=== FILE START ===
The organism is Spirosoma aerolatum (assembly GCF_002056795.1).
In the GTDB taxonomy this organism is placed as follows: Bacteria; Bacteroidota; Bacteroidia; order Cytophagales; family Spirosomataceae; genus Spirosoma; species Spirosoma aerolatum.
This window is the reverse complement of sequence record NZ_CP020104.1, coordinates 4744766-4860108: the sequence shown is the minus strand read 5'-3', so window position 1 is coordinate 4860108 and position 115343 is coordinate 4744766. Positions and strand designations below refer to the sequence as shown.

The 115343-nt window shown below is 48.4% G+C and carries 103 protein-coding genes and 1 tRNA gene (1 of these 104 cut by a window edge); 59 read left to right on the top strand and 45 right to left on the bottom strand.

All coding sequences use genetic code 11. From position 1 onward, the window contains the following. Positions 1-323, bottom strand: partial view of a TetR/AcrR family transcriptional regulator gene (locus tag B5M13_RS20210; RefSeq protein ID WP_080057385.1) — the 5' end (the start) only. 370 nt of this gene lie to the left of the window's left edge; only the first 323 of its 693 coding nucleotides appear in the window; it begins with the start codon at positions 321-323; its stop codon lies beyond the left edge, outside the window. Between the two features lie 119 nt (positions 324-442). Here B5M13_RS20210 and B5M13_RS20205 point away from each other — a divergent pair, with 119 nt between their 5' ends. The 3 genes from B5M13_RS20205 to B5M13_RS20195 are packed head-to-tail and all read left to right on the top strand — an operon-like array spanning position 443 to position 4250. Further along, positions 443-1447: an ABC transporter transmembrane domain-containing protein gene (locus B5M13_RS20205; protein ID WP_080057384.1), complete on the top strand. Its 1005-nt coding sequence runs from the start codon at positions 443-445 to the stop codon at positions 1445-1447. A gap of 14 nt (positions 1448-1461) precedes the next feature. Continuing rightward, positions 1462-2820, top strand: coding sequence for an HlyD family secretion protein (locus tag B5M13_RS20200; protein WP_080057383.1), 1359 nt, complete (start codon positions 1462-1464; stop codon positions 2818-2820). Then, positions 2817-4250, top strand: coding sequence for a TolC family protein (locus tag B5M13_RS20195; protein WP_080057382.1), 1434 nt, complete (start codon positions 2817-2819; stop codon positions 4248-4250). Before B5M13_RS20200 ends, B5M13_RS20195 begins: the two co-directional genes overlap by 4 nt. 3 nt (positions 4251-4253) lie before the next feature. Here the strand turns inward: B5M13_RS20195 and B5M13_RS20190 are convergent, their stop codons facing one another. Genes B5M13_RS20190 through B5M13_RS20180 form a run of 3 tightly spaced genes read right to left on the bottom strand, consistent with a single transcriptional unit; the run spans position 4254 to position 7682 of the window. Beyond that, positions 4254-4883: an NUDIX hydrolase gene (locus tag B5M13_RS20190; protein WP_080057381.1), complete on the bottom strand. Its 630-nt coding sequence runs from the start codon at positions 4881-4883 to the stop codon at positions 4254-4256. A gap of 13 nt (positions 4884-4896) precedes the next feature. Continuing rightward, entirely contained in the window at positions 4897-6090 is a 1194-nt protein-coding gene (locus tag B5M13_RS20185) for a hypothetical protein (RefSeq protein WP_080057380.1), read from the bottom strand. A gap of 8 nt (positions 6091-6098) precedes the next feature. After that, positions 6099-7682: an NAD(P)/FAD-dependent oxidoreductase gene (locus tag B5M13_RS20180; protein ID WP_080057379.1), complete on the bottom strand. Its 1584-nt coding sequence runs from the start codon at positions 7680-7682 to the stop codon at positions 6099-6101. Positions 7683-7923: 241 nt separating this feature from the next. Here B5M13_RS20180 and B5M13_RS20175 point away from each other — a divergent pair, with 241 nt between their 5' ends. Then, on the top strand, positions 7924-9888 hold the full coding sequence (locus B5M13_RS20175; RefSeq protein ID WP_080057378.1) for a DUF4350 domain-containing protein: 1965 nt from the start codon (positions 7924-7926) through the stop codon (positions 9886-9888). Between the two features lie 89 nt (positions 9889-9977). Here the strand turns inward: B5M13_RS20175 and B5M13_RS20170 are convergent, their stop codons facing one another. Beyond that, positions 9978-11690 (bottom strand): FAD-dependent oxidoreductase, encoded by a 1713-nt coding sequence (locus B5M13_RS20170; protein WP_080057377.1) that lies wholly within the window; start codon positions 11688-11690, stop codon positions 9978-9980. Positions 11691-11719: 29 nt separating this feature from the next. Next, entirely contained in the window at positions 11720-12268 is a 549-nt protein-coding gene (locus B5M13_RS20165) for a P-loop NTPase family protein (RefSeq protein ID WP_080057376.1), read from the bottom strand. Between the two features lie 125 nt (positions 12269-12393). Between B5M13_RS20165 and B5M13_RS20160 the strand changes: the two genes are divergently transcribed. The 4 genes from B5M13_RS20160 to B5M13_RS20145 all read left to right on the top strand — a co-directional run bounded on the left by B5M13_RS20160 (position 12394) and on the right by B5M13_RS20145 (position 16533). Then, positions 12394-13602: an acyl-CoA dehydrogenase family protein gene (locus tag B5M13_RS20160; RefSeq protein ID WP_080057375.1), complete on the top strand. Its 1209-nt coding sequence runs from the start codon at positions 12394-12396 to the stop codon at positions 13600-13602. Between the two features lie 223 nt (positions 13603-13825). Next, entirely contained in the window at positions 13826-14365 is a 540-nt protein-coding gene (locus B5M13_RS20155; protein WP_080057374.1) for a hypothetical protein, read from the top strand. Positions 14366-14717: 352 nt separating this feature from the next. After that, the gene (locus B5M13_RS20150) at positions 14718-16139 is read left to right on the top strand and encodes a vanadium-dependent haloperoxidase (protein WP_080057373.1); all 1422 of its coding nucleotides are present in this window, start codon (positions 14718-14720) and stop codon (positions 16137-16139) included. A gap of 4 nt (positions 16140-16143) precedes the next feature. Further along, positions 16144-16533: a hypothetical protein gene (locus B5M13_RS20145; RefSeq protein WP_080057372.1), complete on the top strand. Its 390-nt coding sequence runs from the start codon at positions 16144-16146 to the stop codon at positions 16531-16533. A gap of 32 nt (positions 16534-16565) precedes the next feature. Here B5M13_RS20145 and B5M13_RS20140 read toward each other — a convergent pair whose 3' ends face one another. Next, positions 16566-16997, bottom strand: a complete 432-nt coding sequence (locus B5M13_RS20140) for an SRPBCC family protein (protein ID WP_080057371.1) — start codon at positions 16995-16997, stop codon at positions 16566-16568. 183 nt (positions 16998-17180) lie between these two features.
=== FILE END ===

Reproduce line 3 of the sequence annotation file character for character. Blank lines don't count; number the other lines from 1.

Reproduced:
This window is the reverse complement of sequence record NZ_CP020104.1, coordinates 4744766-4860108: the sequence shown is the minus strand read 5'-3', so window position 1 is coordinate 4860108 and position 115343 is coordinate 4744766. Positions and strand designations below refer to the sequence as shown.